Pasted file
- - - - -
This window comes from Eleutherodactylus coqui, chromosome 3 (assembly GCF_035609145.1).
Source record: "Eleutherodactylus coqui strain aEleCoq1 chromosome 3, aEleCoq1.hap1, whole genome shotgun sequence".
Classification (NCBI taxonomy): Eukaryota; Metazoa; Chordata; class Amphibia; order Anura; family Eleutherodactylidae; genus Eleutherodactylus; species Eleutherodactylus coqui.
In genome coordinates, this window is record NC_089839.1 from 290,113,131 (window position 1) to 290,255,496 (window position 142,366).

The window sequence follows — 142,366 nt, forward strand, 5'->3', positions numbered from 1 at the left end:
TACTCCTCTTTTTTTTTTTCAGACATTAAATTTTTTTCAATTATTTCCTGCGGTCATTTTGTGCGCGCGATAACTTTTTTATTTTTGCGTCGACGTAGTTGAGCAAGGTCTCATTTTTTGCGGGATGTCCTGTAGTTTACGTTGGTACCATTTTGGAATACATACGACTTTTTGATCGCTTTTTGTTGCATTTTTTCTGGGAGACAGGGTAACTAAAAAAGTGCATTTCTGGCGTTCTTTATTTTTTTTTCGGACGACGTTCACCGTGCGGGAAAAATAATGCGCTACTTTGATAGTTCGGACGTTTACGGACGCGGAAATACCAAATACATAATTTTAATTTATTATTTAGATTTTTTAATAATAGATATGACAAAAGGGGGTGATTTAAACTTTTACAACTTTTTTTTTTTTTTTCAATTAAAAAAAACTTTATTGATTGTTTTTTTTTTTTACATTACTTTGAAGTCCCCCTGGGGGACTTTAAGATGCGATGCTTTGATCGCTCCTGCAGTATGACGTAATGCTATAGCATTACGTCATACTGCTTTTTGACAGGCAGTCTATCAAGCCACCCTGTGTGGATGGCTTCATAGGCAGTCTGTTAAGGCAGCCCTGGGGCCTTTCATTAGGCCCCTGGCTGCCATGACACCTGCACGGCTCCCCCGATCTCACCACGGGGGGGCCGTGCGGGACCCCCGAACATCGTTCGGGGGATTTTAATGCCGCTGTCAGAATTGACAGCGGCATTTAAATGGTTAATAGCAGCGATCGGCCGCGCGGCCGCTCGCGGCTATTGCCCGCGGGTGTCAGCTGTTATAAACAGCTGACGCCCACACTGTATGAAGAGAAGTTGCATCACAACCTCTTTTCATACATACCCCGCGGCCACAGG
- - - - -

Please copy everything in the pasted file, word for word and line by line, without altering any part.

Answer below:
This window comes from Eleutherodactylus coqui, chromosome 3 (assembly GCF_035609145.1).
Source record: "Eleutherodactylus coqui strain aEleCoq1 chromosome 3, aEleCoq1.hap1, whole genome shotgun sequence".
Classification (NCBI taxonomy): Eukaryota; Metazoa; Chordata; class Amphibia; order Anura; family Eleutherodactylidae; genus Eleutherodactylus; species Eleutherodactylus coqui.
In genome coordinates, this window is record NC_089839.1 from 290,113,131 (window position 1) to 290,255,496 (window position 142,366).

The window sequence follows — 142,366 nt, forward strand, 5'->3', positions numbered from 1 at the left end:
TACTCCTCTTTTTTTTTTTCAGACATTAAATTTTTTTCAATTATTTCCTGCGGTCATTTTGTGCGCGCGATAACTTTTTTATTTTTGCGTCGACGTAGTTGAGCAAGGTCTCATTTTTTGCGGGATGTCCTGTAGTTTACGTTGGTACCATTTTGGAATACATACGACTTTTTGATCGCTTTTTGTTGCATTTTTTCTGGGAGACAGGGTAACTAAAAAAGTGCATTTCTGGCGTTCTTTATTTTTTTTTCGGACGACGTTCACCGTGCGGGAAAAATAATGCGCTACTTTGATAGTTCGGACGTTTACGGACGCGGAAATACCAAATACATAATTTTAATTTATTATTTAGATTTTTTAATAATAGATATGACAAAAGGGGGTGATTTAAACTTTTACAACTTTTTTTTTTTTTTTCAATTAAAAAAAACTTTATTGATTGTTTTTTTTTTTTACATTACTTTGAAGTCCCCCTGGGGGACTTTAAGATGCGATGCTTTGATCGCTCCTGCAGTATGACGTAATGCTATAGCATTACGTCATACTGCTTTTTGACAGGCAGTCTATCAAGCCACCCTGTGTGGATGGCTTCATAGGCAGTCTGTTAAGGCAGCCCTGGGGCCTTTCATTAGGCCCCTGGCTGCCATGACACCTGCACGGCTCCCCCGATCTCACCACGGGGGGGCCGTGCGGGACCCCCGAACATCGTTCGGGGGATTTTAATGCCGCTGTCAGAATTGACAGCGGCATTTAAATGGTTAATAGCAGCGATCGGCCGCGCGGCCGCTCGCGGCTATTGCCCGCGGGTGTCAGCTGTTATAAACAGCTGACGCCCACACTGTATGAAGAGAAGTTGCATCACAACCTCTTTTCATACATACCCCGCGGCCACAGG